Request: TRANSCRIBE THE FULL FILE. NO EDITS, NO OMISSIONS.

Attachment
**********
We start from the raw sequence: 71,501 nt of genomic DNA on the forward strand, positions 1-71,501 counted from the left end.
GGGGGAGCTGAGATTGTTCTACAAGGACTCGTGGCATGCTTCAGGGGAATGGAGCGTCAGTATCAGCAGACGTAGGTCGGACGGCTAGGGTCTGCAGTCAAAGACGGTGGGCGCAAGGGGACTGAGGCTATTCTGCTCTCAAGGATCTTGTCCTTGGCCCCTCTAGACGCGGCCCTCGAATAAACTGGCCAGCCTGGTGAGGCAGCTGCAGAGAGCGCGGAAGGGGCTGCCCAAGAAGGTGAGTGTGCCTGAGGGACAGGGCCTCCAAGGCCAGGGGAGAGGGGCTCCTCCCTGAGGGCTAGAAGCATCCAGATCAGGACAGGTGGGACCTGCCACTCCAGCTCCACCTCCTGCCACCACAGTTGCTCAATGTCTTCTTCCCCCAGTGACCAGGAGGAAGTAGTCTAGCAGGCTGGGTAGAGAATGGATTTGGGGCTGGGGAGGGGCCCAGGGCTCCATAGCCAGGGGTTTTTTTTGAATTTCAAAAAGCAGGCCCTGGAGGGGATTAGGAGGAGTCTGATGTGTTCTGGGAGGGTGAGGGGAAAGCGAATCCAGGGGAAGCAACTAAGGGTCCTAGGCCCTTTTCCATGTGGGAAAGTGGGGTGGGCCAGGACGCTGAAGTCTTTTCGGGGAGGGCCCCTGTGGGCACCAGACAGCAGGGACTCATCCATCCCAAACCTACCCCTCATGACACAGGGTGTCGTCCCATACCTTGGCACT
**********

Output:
We start from the raw sequence: 71,501 nt of genomic DNA on the forward strand, positions 1-71,501 counted from the left end.
GGGGGAGCTGAGATTGTTCTACAAGGACTCGTGGCATGCTTCAGGGGAATGGAGCGTCAGTATCAGCAGACGTAGGTCGGACGGCTAGGGTCTGCAGTCAAAGACGGTGGGCGCAAGGGGACTGAGGCTATTCTGCTCTCAAGGATCTTGTCCTTGGCCCCTCTAGACGCGGCCCTCGAATAAACTGGCCAGCCTGGTGAGGCAGCTGCAGAGAGCGCGGAAGGGGCTGCCCAAGAAGGTGAGTGTGCCTGAGGGACAGGGCCTCCAAGGCCAGGGGAGAGGGGCTCCTCCCTGAGGGCTAGAAGCATCCAGATCAGGACAGGTGGGACCTGCCACTCCAGCTCCACCTCCTGCCACCACAGTTGCTCAATGTCTTCTTCCCCCAGTGACCAGGAGGAAGTAGTCTAGCAGGCTGGGTAGAGAATGGATTTGGGGCTGGGGAGGGGCCCAGGGCTCCATAGCCAGGGGTTTTTTTTGAATTTCAAAAAGCAGGCCCTGGAGGGGATTAGGAGGAGTCTGATGTGTTCTGGGAGGGTGAGGGGAAAGCGAATCCAGGGGAAGCAACTAAGGGTCCTAGGCCCTTTTCCATGTGGGAAAGTGGGGTGGGCCAGGACGCTGAAGTCTTTTCGGGGAGGGCCCCTGTGGGCACCAGACAGCAGGGACTCATCCATCCCAAACCTACCCCTCATGACACAGGGTGTCGTCCCATACCTTGGCACT